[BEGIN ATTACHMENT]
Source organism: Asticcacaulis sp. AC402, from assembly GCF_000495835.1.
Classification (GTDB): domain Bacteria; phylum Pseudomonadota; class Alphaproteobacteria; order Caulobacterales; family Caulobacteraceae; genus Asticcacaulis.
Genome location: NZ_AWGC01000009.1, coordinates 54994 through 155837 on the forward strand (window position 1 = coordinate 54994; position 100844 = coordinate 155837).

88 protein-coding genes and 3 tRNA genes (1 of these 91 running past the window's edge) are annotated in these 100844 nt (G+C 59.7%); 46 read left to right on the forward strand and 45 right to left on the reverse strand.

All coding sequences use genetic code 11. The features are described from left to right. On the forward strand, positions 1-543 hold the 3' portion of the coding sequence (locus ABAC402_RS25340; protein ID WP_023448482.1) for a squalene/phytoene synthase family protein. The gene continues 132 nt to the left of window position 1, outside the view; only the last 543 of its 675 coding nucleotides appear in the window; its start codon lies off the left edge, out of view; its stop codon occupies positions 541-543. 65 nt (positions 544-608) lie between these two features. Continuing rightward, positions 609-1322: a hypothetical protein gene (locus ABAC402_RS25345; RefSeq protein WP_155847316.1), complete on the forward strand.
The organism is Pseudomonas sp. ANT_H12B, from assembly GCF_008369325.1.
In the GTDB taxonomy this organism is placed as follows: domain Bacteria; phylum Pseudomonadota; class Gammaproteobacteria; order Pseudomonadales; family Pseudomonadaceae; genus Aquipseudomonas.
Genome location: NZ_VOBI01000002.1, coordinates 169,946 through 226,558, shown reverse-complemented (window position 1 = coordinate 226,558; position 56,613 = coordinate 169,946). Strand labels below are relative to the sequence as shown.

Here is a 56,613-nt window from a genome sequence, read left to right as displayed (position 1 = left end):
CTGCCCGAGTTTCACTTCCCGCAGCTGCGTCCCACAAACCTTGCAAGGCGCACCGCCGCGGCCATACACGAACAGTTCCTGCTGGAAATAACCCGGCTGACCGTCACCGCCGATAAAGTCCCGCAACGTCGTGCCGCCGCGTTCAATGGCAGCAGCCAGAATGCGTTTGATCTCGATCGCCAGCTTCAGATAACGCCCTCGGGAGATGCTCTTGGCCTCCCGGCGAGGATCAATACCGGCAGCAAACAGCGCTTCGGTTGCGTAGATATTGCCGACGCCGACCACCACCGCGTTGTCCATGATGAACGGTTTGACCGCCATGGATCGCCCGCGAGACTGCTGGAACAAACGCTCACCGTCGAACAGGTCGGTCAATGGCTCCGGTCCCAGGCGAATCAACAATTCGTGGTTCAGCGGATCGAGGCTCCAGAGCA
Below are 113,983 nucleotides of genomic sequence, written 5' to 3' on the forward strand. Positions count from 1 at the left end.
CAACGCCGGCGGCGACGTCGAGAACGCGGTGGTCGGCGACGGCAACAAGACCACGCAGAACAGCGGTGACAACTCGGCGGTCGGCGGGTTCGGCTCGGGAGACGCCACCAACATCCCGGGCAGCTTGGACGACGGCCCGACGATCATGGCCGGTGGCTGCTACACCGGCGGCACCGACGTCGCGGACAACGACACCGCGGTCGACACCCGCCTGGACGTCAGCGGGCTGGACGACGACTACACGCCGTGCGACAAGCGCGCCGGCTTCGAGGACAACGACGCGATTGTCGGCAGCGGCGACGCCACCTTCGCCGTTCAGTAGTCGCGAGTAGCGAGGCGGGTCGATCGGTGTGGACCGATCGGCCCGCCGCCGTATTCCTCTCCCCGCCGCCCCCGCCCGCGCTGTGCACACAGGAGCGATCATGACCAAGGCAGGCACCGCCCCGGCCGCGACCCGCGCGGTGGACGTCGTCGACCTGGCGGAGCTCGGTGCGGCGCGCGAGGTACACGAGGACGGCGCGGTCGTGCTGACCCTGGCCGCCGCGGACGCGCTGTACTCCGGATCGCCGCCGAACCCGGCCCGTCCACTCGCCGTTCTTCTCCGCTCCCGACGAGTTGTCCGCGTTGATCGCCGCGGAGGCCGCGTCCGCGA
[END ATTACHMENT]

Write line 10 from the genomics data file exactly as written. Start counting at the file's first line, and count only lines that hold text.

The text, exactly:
CTGCCCGAGTTTCACTTCCCGCAGCTGCGTCCCACAAACCTTGCAAGGCGCACCGCCGCGGCCATACACGAACAGTTCCTGCTGGAAATAACCCGGCTGACCGTCACCGCCGATAAAGTCCCGCAACGTCGTGCCGCCGCGTTCAATGGCAGCAGCCAGAATGCGTTTGATCTCGATCGCCAGCTTCAGATAACGCCCTCGGGAGATGCTCTTGGCCTCCCGGCGAGGATCAATACCGGCAGCAAACAGCGCTTCGGTTGCGTAGATATTGCCGACGCCGACCACCACCGCGTTGTCCATGATGAACGGTTTGACCGCCATGGATCGCCCGCGAGACTGCTGGAACAAACGCTCACCGTCGAACAGGTCGGTCAATGGCTCCGGTCCCAGGCGAATCAACAATTCGTGGTTCAGCGGATCGAGGCTCCAGAGCA